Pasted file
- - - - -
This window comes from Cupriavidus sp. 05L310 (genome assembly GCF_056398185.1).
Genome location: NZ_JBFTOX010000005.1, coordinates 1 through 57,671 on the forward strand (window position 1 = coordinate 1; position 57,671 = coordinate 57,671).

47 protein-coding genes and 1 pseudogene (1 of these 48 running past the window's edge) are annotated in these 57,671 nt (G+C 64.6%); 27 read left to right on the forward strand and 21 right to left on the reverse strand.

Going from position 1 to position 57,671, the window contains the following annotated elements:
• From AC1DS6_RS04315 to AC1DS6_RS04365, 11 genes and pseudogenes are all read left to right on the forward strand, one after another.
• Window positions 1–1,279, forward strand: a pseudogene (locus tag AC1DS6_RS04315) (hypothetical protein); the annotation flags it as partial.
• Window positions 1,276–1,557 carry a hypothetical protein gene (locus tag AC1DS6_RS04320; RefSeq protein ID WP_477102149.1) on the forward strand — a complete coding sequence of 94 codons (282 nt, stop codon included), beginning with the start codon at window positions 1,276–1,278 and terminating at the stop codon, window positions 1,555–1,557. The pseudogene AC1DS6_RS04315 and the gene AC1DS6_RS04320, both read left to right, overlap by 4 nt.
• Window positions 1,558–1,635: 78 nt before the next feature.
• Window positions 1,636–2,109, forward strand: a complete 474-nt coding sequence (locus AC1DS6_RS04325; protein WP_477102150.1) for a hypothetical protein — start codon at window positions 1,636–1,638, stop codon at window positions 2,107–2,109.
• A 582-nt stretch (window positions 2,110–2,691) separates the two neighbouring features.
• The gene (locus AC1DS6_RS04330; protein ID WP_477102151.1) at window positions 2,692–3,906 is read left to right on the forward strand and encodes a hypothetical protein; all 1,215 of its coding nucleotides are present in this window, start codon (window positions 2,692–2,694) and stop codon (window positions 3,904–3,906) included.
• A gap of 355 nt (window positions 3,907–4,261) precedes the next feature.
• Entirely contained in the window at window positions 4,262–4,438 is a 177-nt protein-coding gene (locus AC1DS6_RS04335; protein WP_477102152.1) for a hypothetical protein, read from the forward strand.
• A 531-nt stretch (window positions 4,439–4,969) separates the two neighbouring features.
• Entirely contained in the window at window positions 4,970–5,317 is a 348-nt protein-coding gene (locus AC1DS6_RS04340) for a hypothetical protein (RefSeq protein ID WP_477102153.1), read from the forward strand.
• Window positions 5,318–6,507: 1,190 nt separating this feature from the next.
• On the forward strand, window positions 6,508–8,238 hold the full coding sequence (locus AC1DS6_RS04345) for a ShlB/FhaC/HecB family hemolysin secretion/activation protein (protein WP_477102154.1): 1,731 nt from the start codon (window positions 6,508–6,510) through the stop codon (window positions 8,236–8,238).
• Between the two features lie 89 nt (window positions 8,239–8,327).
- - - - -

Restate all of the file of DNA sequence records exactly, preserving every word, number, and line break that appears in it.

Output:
This window comes from Cupriavidus sp. 05L310 (genome assembly GCF_056398185.1).
Genome location: NZ_JBFTOX010000005.1, coordinates 1 through 57,671 on the forward strand (window position 1 = coordinate 1; position 57,671 = coordinate 57,671).

47 protein-coding genes and 1 pseudogene (1 of these 48 running past the window's edge) are annotated in these 57,671 nt (G+C 64.6%); 27 read left to right on the forward strand and 21 right to left on the reverse strand.

Going from position 1 to position 57,671, the window contains the following annotated elements:
• From AC1DS6_RS04315 to AC1DS6_RS04365, 11 genes and pseudogenes are all read left to right on the forward strand, one after another.
• Window positions 1–1,279, forward strand: a pseudogene (locus tag AC1DS6_RS04315) (hypothetical protein); the annotation flags it as partial.
• Window positions 1,276–1,557 carry a hypothetical protein gene (locus tag AC1DS6_RS04320; RefSeq protein ID WP_477102149.1) on the forward strand — a complete coding sequence of 94 codons (282 nt, stop codon included), beginning with the start codon at window positions 1,276–1,278 and terminating at the stop codon, window positions 1,555–1,557. The pseudogene AC1DS6_RS04315 and the gene AC1DS6_RS04320, both read left to right, overlap by 4 nt.
• Window positions 1,558–1,635: 78 nt before the next feature.
• Window positions 1,636–2,109, forward strand: a complete 474-nt coding sequence (locus AC1DS6_RS04325; protein WP_477102150.1) for a hypothetical protein — start codon at window positions 1,636–1,638, stop codon at window positions 2,107–2,109.
• A 582-nt stretch (window positions 2,110–2,691) separates the two neighbouring features.
• The gene (locus AC1DS6_RS04330; protein ID WP_477102151.1) at window positions 2,692–3,906 is read left to right on the forward strand and encodes a hypothetical protein; all 1,215 of its coding nucleotides are present in this window, start codon (window positions 2,692–2,694) and stop codon (window positions 3,904–3,906) included.
• A gap of 355 nt (window positions 3,907–4,261) precedes the next feature.
• Entirely contained in the window at window positions 4,262–4,438 is a 177-nt protein-coding gene (locus AC1DS6_RS04335; protein WP_477102152.1) for a hypothetical protein, read from the forward strand.
• A 531-nt stretch (window positions 4,439–4,969) separates the two neighbouring features.
• Entirely contained in the window at window positions 4,970–5,317 is a 348-nt protein-coding gene (locus AC1DS6_RS04340) for a hypothetical protein (RefSeq protein ID WP_477102153.1), read from the forward strand.
• Window positions 5,318–6,507: 1,190 nt separating this feature from the next.
• On the forward strand, window positions 6,508–8,238 hold the full coding sequence (locus AC1DS6_RS04345) for a ShlB/FhaC/HecB family hemolysin secretion/activation protein (protein WP_477102154.1): 1,731 nt from the start codon (window positions 6,508–6,510) through the stop codon (window positions 8,236–8,238).
• Between the two features lie 89 nt (window positions 8,239–8,327).